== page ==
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Dangerous Flu Season

The flu season is off to an early and dangerous start. ;Southern and southwestern states, in particular, are reporting large numbers of people with the flu in ER rooms and doctor's offices seeking relief. Many doctors have said that they began seeing patients with the flu or flu-like symptoms as early as Thanksgiving and a few even said they saw patients in September. That's far ahead of the normal beginning of the flu season in December and January. Typically, the flu just makes people very sick for a week or two, but it can also be deadly for the very young, the elderly and people with compromised immune systems. However, even people who are otherwise healthy can suffer a fatal bout with the virus. Max Schwolert , a 17-year-old athletic boy in Flower Mound, Texas, died over the holidays from a staph infection that developed after he became ill with the flu. The heartbreaking death of the popular teen has prompted many of his friends and community to get their flu shot. Even though the flu season is currently active, it's not too late to get a flu shot. Understand, some people still get the flu even when they've been vaccinated- but they usually have less severe symptoms. The Center for Disease Control (CDC) is saying that this flu season is stronger than usual and is expected to continue to get worse. Anyone over the age of 6 months can and should receive the flu vaccine. Besides your pediatrician or doctor's office, there are other locations that are providing flu shots such as local pharmacies, clinics and health departments. As more and more people decide to get vaccinated, supplies of the vaccine could start being in short supply so don't delay. Other steps you can take to help prevent getting or spreading the flu are: Cover your nose and mouth with a tissue when you cough or sneeze. Throw the tissue in the trash after you use it. Wash your hands often with soap and water. If soap and water are not available, use an alcohol-based hand sanitizer. Avoid touchin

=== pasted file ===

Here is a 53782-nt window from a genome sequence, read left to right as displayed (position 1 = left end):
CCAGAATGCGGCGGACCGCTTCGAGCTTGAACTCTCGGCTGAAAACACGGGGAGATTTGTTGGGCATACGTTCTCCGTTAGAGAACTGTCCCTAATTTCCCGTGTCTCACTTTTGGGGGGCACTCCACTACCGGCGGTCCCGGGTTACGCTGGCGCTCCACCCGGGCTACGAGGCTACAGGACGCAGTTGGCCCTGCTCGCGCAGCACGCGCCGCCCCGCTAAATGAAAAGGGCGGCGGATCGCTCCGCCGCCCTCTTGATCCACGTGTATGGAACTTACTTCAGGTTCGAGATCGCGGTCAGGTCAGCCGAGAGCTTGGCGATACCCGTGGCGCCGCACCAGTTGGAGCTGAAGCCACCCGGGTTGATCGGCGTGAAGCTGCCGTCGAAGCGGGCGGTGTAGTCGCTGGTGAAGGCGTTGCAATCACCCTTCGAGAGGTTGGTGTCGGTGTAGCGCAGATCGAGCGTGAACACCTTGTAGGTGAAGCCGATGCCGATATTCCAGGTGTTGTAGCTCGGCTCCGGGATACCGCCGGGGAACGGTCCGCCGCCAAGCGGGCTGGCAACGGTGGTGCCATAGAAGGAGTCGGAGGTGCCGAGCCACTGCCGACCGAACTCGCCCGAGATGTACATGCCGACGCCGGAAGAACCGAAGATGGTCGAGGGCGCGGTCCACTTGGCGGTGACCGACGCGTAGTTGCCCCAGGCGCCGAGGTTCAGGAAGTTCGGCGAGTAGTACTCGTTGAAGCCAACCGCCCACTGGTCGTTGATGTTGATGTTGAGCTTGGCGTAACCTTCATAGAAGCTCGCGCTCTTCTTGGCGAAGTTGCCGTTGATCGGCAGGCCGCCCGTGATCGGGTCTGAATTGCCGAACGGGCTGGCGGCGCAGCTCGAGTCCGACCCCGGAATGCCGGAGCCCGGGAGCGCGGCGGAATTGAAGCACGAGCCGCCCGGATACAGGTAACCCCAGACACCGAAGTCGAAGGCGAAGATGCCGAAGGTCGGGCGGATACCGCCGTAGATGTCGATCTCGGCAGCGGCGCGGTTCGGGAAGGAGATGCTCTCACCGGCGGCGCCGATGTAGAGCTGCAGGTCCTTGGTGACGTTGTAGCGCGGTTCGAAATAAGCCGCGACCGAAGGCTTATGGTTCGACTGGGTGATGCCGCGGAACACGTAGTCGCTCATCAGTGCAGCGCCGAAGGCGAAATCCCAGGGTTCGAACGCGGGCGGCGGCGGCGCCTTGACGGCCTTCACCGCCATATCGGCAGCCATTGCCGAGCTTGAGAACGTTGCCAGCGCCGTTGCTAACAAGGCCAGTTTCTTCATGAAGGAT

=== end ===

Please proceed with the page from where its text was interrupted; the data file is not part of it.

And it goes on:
The flu season is off to an early and dangerous start. ;Southern and southwestern states, in particular, are reporting large numbers of people with the flu in ER rooms and doctor's offices seeking relief. Many doctors have said that they began seeing patients with the flu or flu-like symptoms as early as Thanksgiving and a few even said they saw patients in September. That's far ahead of the normal beginning of the flu season in December and January. Typically, the flu just makes people very sick for a week or two, but it can also be deadly for the very young, the elderly and people with compromised immune systems. However, even people who are otherwise healthy can suffer a fatal bout with the virus. Max Schwolert , a 17-year-old athletic boy in Flower Mound, Texas, died over the holidays from a staph infection that developed after he became ill with the flu. The heartbreaking death of the popular teen has prompted many of his friends and community to get their flu shot. Even though the flu season is currently active, it's not too late to get a flu shot. Understand, some people still get the flu even when they've been vaccinated- but they usually have less severe symptoms. The Center for Disease Control (CDC) is saying that this flu season is stronger than usual and is expected to continue to get worse. Anyone over the age of 6 months can and should receive the flu vaccine. Besides your pediatrician or doctor's office, there are other locations that are providing flu shots such as local pharmacies, clinics and health departments. As more and more people decide to get vaccinated, supplies of the vaccine could start being in short supply so don't delay. Other steps you can take to help prevent getting or spreading the flu are: Cover your nose and mouth with a tissue when you cough or sneeze. Throw the tissue in the trash after you use it. Wash your hands often with soap and water. If soap and water are not available, use an alcohol-based hand sanitizer. Avoid touching your eyes, nose and mouth. Germs spread this way. Try to avoid close contact with sick people. If you are sick with flu-like illness, the CDC recommends that you stay home for at least 24 hours after your fever is gone except to get medical care or for other necessities. (Your fever should be gone without the use of a fever-reducing medicine.) While sick, limit contact with others as much as possible to keep from infecting them. Children are particularly susceptible to getting a cold or the flu. Make sure your child washes their hands when they get home from school and after play dates. You can also check with their school or day care to see what policies are in effect to help prevent the spread of colds and viruses. This flu season has started early and is gaining steam. It's not one to take lightly. Source: http://www.cdc.gov/flu/protect/preventing.htm

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